South Africa’s construction industry has a pivotal role to play in helping the country meet its 2050 goal of reducing greenhouse gas emissions to net zero, says Databuild CEO Morag Evans, but this requires immediate and decisive action around the implementation of sustainable building practices.Globally, the construction and building industries account for around 39 percent of carbon emissions, according to the World Green Building Council, while a United National Environment Programme report reveals that construction industry emissions reached their highest levels in 2019. Under the international Paris Agreement on climate change, to which South Africa is a signatory, the building sector must also operate at net-zero carbon by 2050. “Add to this the fact that South Africa is the world’s 12th largest greenhouse gas emitter, and it becomes clear that carbon reduction is no longer a choice, but an absolute necessity,” says Evans. “While the government has made several positive steps towards achieving its net-zero targets, such as the Carbon Tax Act of 2019, the mandatory display of energy performance certificates by building owners, and the increase to 100 MW in the power generation license threshold, the construction industry needs to do its part to lower its carbon footprint,” she adds. Rather than wait for the government to legislate the reduction of embodied carbon, Evans says construction companies need to lead by example and proactively work to minimise harmful practices that negatively impact the carbon footprint of buildings. “This includes making smart choices around building design, the manufacture and supply of products and materials, and construction activities and processes on-site.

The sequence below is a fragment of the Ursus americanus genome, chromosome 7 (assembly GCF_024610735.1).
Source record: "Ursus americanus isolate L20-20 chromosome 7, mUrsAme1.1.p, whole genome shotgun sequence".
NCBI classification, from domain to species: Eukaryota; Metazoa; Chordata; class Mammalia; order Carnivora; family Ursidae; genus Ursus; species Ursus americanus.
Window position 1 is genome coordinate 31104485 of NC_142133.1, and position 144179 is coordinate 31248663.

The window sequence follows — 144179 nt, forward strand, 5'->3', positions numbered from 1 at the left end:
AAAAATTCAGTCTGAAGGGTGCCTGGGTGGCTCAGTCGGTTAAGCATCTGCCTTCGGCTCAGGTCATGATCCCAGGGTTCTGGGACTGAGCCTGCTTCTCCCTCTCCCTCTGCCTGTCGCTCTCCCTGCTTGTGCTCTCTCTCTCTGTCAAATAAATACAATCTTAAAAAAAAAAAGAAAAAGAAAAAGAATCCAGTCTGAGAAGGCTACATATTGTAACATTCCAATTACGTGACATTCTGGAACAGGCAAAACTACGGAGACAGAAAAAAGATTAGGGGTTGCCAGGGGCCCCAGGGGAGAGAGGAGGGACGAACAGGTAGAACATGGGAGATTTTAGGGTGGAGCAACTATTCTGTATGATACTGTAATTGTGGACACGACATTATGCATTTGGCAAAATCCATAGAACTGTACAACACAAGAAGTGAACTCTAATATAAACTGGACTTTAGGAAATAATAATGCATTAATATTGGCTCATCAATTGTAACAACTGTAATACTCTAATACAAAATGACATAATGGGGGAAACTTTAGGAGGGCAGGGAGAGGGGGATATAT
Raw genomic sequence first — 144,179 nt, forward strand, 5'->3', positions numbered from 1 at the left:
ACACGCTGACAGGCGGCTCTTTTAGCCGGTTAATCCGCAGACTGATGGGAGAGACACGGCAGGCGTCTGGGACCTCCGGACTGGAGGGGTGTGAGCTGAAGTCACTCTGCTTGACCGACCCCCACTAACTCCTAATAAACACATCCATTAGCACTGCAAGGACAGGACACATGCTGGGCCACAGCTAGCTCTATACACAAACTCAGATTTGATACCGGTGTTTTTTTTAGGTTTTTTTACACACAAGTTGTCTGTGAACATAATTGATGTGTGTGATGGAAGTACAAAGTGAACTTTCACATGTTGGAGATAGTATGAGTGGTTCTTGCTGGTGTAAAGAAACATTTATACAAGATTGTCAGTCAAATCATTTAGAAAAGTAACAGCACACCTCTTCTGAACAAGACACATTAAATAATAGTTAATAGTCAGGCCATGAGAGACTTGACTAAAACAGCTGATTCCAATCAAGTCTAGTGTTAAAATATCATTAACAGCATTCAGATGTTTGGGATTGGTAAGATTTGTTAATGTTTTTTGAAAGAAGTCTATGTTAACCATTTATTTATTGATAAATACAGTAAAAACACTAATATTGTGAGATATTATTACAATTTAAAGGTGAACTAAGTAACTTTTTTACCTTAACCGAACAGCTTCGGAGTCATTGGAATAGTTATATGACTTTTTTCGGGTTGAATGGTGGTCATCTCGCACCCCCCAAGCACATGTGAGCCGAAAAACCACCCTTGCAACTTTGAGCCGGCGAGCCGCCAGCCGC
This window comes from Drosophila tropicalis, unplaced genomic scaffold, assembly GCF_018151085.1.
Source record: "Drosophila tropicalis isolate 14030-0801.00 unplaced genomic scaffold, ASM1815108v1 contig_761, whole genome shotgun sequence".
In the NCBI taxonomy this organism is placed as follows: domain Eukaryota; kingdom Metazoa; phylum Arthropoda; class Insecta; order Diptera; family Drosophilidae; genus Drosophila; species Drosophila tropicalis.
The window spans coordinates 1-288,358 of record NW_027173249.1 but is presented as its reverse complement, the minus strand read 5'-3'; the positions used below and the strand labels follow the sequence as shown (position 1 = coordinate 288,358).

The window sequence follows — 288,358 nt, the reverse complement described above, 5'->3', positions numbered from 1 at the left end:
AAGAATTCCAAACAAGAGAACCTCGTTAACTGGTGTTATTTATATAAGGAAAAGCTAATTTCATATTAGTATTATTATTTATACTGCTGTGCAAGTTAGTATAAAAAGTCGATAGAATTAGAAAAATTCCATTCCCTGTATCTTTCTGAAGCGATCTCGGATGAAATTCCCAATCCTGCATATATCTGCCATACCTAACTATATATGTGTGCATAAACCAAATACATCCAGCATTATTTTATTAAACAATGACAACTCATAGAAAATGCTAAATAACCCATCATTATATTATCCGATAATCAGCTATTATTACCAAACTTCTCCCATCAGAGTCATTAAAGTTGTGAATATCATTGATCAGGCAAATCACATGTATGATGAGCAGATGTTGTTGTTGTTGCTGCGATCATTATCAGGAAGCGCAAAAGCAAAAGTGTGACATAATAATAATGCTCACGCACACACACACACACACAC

“When it comes to building design, professionals should incorporate features that enhance the energy efficiency, and specify sustainable materials that lower carbon levels over the long term. Where possible, construction materials made from recycled content should be used.”“Contractors need to optimise supply chains to reduce the amount of transportation needed to get materials to the construction site,” Evans continues. “This could include sourcing materials locally to further reduce transportation emissions. “Construction companies can further minimise their environmental impact by assessing their water needs across a project’s lifecycle and reducing water waste and surface runoff, which contains harmful pollutants that can contaminate local water supplies and damage the environment. “Additionally, waste generated from construction activities, as well as any stock leftover at the end of a project should be recycled.” The pandemic has made us more environmentally conscious than ever before, Evans concludes. “By committing to green design and construction best practices, businesses stand to gain not only from a reputational perspective but also financially. “The road to net-zero will not be an easy one but, as South Africans have shown time and time again, by working together we can preserve our planet’s future wellbeing.”